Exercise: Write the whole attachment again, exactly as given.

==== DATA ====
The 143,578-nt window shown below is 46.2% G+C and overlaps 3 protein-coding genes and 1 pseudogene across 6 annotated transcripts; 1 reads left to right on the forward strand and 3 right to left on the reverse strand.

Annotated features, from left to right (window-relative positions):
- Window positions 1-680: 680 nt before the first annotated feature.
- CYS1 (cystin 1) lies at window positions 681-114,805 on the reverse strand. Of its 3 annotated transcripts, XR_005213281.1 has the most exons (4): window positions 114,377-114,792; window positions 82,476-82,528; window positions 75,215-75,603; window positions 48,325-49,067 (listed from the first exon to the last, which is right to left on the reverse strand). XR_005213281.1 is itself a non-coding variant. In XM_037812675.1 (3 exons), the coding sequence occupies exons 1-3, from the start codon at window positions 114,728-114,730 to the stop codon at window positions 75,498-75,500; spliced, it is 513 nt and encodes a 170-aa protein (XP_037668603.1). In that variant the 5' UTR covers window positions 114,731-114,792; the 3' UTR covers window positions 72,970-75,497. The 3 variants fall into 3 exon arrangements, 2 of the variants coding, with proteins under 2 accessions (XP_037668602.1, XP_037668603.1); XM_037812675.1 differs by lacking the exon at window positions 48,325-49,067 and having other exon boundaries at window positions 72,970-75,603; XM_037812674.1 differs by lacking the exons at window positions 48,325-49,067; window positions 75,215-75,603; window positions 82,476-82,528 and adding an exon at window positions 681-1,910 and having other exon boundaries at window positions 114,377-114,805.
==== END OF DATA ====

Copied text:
The 143,578-nt window shown below is 46.2% G+C and overlaps 3 protein-coding genes and 1 pseudogene across 6 annotated transcripts; 1 reads left to right on the forward strand and 3 right to left on the reverse strand.

Annotated features, from left to right (window-relative positions):
- Window positions 1-680: 680 nt before the first annotated feature.
- CYS1 (cystin 1) lies at window positions 681-114,805 on the reverse strand. Of its 3 annotated transcripts, XR_005213281.1 has the most exons (4): window positions 114,377-114,792; window positions 82,476-82,528; window positions 75,215-75,603; window positions 48,325-49,067 (listed from the first exon to the last, which is right to left on the reverse strand). XR_005213281.1 is itself a non-coding variant. In XM_037812675.1 (3 exons), the coding sequence occupies exons 1-3, from the start codon at window positions 114,728-114,730 to the stop codon at window positions 75,498-75,500; spliced, it is 513 nt and encodes a 170-aa protein (XP_037668603.1). In that variant the 5' UTR covers window positions 114,731-114,792; the 3' UTR covers window positions 72,970-75,497. The 3 variants fall into 3 exon arrangements, 2 of the variants coding, with proteins under 2 accessions (XP_037668602.1, XP_037668603.1); XM_037812675.1 differs by lacking the exon at window positions 48,325-49,067 and having other exon boundaries at window positions 72,970-75,603; XM_037812674.1 differs by lacking the exons at window positions 48,325-49,067; window positions 75,215-75,603; window positions 82,476-82,528 and adding an exon at window positions 681-1,910 and having other exon boundaries at window positions 114,377-114,805.